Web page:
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Hepatitis E and Allogeneic Hematopoietic Stem Cell Transplantation: A French Nationwide SFGM-TC Retrospective Study

Viruses 2019, 11(7), 630;

Plasma Hepatitis E Virus Kinetics in Solid Organ Transplant Patients Receiving Ribavirin
National Reference Center for Hepatitis E, Department of Virology, Federative Institute of Biology, CHU Purpan, INSERM U1043, University Toulouse III-Paul Sabatier, 31300 Toulouse, France
The Program for Experimental & Theoretical Modeling, Division of Hepatology, Loyola University Medical Center, Maywood, IL 60153, USA
Department of Mathematics and Computational Science, University of South Carolina-Beaufort, Bluffton, SC 29909, USA
Department of Nephrology and Organ Transplantation, CHU Rangueil, INSERM U1043, University Toulouse III-Paul Sabatier, 31300 Toulouse, France
Department of Pharmacokinetics and Toxicology, Federative Institute of Biology, CHU Purpan, INTHERES, INRA, ENVT, University Toulouse III-Paul Sabatier, 31300 Toulouse, France
Authors to whom correspondence should be addressed.
Received: 17 June 2019 / Accepted: 8 July 2019 / Published: 9 July 2019


Hepatitis E virus (HEV) infection causes chronic hepatitis in solid organ transplant (SOT) recipients. Antiviral therapy consists of three months of ribavirin, although response rates are not optimal. We characterized plasma HEV kinetic patterns in 41 SOT patients during ribavirin therapy. After a median pharmacological delay of three (range: 0–21) days, plasma HEV declined from a median baseline level of 6.12 (3.53–7.45) log copies/mL in four viral kinetic patterns: (i) monophasic (n = 18), (ii) biphasic (n = 13), (iii) triphasic (n = 8), and (iv) flat-partial response (n = 2). The mean plasma HEV half-life was estimated to be 2.0 ± 0.96 days. Twenty-five patients (61%) had a sustained virological response (SVR) 24 weeks after completion of therapy. Viral kinetic patterns (i)–(iii) were not associated with baseline characteristics or outcome of therapy. A flat-partial response was associated with treatment failure. All patients with a log concentration decrease of plasma HEV at day seven of >15% from baseline achieved SVR. In conclusion, viral kinetic modeling of plasma HEV under ribavirin therapy showed, for the first time, four distinct kinetic profiles, a median pharmacologic delay of three days, and an estimated HEV half-life of two days. Viral kinetic patterns were not associated with response to therapy, with the exception of a flat-partial response.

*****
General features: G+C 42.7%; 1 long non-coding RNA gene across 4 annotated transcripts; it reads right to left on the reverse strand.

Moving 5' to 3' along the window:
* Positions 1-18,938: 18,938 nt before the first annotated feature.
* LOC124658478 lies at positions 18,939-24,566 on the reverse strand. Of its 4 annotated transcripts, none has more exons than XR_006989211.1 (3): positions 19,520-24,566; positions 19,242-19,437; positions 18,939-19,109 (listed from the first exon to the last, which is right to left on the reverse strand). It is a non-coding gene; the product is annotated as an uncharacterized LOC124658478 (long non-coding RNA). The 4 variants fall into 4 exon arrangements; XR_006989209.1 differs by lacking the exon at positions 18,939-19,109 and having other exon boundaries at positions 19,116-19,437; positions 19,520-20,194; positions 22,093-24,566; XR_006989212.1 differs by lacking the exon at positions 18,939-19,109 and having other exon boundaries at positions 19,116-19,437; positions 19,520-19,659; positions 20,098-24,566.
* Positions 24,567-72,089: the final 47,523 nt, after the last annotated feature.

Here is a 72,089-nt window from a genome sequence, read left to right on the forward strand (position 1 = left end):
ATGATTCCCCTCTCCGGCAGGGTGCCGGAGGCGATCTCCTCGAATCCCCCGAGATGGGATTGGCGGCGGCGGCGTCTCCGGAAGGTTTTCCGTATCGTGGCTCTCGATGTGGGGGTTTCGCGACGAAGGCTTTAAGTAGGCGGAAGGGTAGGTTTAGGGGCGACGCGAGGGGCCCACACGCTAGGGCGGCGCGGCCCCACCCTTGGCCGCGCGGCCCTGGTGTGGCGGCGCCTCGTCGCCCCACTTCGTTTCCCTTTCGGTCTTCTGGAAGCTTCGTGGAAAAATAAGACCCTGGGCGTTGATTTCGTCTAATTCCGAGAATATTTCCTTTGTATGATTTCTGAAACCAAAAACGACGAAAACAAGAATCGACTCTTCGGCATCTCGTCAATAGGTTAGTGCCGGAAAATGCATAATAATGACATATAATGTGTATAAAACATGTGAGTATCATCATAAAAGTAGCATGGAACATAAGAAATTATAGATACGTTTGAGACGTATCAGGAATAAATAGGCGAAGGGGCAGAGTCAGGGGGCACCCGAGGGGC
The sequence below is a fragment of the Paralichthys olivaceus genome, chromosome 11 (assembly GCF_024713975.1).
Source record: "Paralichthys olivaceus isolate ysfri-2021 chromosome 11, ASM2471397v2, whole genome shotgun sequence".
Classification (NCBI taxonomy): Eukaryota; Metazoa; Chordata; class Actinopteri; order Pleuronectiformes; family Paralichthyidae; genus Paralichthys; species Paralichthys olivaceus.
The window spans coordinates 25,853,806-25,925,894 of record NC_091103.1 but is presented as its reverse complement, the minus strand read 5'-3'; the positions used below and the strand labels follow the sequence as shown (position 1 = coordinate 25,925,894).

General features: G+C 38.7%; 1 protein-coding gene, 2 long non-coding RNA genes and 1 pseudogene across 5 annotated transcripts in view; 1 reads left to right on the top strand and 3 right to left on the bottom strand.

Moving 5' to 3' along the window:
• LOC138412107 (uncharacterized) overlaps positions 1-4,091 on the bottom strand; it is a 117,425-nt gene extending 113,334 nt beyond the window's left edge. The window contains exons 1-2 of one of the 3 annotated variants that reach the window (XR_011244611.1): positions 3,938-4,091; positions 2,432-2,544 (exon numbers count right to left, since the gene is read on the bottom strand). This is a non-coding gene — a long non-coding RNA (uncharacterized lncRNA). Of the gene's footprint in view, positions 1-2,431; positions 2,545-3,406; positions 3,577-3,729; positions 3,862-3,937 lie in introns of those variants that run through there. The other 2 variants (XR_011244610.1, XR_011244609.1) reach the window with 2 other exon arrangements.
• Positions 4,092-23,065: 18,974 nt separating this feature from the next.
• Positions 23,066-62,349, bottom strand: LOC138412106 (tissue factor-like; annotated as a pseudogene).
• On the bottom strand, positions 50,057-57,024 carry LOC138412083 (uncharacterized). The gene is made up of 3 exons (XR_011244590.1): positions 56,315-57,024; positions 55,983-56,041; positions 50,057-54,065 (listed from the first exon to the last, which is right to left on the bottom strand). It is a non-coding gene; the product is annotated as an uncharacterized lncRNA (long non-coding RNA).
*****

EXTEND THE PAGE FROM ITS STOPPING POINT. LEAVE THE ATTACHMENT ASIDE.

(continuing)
hepatitis E virus; viral kinetics; ribavirin; chronic infection

1. Introduction

Hepatitis E virus (HEV) is a single strand positive-sense RNA virus belonging to the Hepeviridae family, which causes an estimated 20 million infections annually including about 3.3 million cases of symptomatic hepatitis [1,2]. Hepatitis E (genotype 1 and 2) was considered an exotic disease, present only in developing countries until 1997 when HEV genotype 3 was identified in Western countries, first in pigs [3] and thereafter in persons who had never travelled to highly endemic areas.
Hepatitis E virus causes a self-limited illness in immunocompetent persons and most infections (>95%) are asymptomatic. However, HEV can cause chronic infection in immunocompromised individuals, including solid organ transplant (SOT) recipients and patients with HIV infection or hematological diseases [4]. Rapidly progressing liver fibrosis and cirrhosis develops in 10% of chronically infected immunosuppressed patients [5,6]. Extra-hepatic manifestations are increasingly reported, especially neurological diseases [7,8]. Emergence of virus–host recombinant variants was described in chronically infected patients [9,10].
Decreasing immunosuppressive therapy, especially drugs targeting T-cells, is considered first-line therapy in SOT patients with chronic HEV, resulting in virus clearance in nearly one-third of patients [11]. Antiviral therapy has been studied in SOT patients who do not clear HEV viremia with reduction of immunosuppression. In a multicenter study, 59 patients were treated with ribavirin monotherapy, and a sustained virologic response (SVR), defined as an undetectable plasma HEV RNA level at least 24 weeks after cessation of treatment, was achieved in 78% of patients [12]. The European Association for the Study of the Liver (EASL) recommended ribavirin monotherapy for a duration of 12 weeks for treatment of chronic HEV in SOT patients [2].
Several preliminary predictors of response to ribavirin therapy were proposed: (i) in two patients with ribavirin treatment failure, the emergence of the 1634R mutation was identified in the polymerase at the time of treatment failure [13]. However, the presence of the 1634R mutation in the HEV polymerase at ribavirin initiation was not associated with ribavirin treatment failure [14]; (ii) a lower lymphocyte count at the initiation of ribavirin was identified in treatment failures in comparison to patients who achieved SVR [12]; (iii) the persistence of HEV RNA in stool at the end of ribavirin therapy, despite the absence of HEV RNA in blood, was associated with HEV relapse after ribavirin cessation [15]; finally, (iv) early kinetics of viral load in blood under therapy showed that a decrease of HEV RNA concentration of at least 0.5 log copies/mL from the pre-treatment level within the first week of ribavirin therapy was associated with SVR [16].